“Hi sweetie,” Rochelle Bishop whispered to a dog at while enthusiastically petting its nose through a cage.
The Zion resident said she traveled 40 minutes to the animal shelter in Riverwoods after she was tipped off about its great selection.
“I think it’s better to give a dog a home than go buy a puppy from a pet store,” Bishop said about her desire to select a furry friend from a facility like Orphans. “It’s too many dogs that need homes.”
Bishop is exactly the kind of person animal adoption centers are looking for. The problem is, there aren’t that many potential adopters like Bishop out there right now.
According to The Humane Society of the United States, shelters nationwide are facing tough times including lower adoption rates along with a drop in donations and municipal funding. For example, in Northbrook has seen a 40 percent decline in adoptions since last year.
Patch recently spoke with a number of struggling shelters such as Heartland. to read more about their hardships.
But not all local facilities are barking for help. Adoption numbers are actually up from last year at Orphans of the Storm, and community outreach director Jackie Borchew said the recession might be partially to blame.
“One possibility could be that in hard economic times, a shelter animal is more affordable than a breeder dog and people are staying home rather than going on vacations. So why not add a pet?” Borchew said.
“This year, we’ve seen a lot more animals going out then last year.” she added.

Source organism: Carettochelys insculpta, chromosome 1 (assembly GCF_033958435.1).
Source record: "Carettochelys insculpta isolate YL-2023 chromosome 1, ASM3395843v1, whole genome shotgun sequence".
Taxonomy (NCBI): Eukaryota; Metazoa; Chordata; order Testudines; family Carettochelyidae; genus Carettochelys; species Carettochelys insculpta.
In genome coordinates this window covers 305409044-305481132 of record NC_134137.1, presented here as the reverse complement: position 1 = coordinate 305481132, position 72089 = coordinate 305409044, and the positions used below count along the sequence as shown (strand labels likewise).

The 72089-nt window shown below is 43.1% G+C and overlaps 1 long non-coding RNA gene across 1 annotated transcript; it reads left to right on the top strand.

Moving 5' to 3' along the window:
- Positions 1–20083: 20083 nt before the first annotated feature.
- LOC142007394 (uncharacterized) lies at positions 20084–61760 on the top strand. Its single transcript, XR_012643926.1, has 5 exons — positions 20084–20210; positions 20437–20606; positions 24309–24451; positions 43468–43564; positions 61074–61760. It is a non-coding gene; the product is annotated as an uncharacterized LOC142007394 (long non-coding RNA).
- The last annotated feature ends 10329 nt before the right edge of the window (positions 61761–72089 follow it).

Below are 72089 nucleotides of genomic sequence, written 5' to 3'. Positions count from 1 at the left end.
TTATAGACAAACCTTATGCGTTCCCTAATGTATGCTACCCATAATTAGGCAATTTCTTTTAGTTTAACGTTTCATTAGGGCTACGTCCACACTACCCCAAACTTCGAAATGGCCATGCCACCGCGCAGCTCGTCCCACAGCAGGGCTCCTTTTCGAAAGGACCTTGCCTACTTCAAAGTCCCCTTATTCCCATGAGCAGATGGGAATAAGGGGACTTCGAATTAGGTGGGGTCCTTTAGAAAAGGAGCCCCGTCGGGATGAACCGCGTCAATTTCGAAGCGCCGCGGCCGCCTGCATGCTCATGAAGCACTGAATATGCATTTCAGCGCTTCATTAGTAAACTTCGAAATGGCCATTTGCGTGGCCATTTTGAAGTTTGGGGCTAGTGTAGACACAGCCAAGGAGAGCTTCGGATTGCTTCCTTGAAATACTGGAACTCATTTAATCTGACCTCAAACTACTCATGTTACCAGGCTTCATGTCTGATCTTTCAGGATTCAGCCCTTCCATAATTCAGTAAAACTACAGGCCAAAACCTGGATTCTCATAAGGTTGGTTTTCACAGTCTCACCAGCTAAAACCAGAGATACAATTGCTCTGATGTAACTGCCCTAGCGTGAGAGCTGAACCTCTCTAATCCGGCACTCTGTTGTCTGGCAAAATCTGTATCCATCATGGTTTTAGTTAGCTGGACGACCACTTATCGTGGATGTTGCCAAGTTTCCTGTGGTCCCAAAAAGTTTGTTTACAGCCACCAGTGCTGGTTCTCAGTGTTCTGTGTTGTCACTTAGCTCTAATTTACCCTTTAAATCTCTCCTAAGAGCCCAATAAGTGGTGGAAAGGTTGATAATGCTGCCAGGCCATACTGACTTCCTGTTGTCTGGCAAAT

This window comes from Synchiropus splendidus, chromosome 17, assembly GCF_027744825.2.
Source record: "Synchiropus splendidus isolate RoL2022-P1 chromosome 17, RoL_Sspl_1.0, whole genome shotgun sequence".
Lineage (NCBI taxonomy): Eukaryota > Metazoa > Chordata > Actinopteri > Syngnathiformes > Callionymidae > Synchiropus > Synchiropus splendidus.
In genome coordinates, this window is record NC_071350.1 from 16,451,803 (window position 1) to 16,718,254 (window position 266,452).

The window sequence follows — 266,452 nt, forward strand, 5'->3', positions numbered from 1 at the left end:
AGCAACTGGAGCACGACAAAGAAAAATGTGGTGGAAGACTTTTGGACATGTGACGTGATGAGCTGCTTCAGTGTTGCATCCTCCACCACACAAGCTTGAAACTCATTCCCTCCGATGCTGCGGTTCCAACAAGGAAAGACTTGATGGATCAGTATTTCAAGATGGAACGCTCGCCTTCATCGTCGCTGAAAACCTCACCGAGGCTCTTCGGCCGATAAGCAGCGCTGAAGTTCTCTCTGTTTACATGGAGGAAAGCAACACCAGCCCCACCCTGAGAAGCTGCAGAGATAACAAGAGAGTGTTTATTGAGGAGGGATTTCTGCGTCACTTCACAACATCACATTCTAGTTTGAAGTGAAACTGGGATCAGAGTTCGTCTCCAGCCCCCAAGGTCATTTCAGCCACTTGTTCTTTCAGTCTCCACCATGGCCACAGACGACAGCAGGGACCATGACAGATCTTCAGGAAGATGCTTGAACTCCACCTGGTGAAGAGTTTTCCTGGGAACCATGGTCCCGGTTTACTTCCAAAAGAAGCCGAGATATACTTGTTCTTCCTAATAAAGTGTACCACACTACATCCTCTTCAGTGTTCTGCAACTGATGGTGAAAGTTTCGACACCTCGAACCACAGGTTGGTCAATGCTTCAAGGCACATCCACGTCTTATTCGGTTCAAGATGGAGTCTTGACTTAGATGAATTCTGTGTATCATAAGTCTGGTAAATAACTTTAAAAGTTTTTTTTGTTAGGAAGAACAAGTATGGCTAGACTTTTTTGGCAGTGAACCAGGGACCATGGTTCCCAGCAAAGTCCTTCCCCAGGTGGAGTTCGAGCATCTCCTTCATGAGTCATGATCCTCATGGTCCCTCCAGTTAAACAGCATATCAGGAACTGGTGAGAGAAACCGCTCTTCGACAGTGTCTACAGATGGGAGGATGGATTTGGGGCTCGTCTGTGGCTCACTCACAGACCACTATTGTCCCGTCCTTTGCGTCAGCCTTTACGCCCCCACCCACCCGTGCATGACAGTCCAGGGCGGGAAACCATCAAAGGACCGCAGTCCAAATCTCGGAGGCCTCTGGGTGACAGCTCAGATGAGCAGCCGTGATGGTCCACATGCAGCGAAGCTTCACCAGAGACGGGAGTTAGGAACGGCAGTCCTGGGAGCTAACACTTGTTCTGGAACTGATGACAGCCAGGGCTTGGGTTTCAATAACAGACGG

Like Orphans, adoption numbers are also up at in Niles. The organization had 2,550 pet adoptions last year, and is on track to find homes for 3,200 animals this year. Manager Cathy Anderson said she has heard from customers who intend to get new pets instead of going on vacation.
The high turnaround is a must since both shelters have been seeing many people returning animals that had been adopted years earlier when the economy was better.
“We see a lot of foreclosure dogs coming in here,” Borchew said. “It’s the saddest thing to see a grown man walk up with a cat carrier crying because he has to give up his pet.”
Anderson had similar scenes to share. “We’ve seen a large increase in people having to get rid of their pets because of people losing their homes,” she explained. “It’s the most common story we’re hearing.”
To survive the dog days, Borchew says Orphans keeps its selection up and its prices down as it tries to provide customers with a good quality of selections.
Noting that “25 percent of the dogs that come through the shelter are pure bred,” she said, “I could walk you in right now and hook you up with a 1-year-old yellow Lab.”
Which is one of the reasons why Bishop made the road trip. “I just wanted to give a dog a home that was at the shelter,” she said.
To find out more about Orphan of the Storm’s adoption techniques, adoption requirements and how many homes it hopes of finding for pets this year, click on the video above.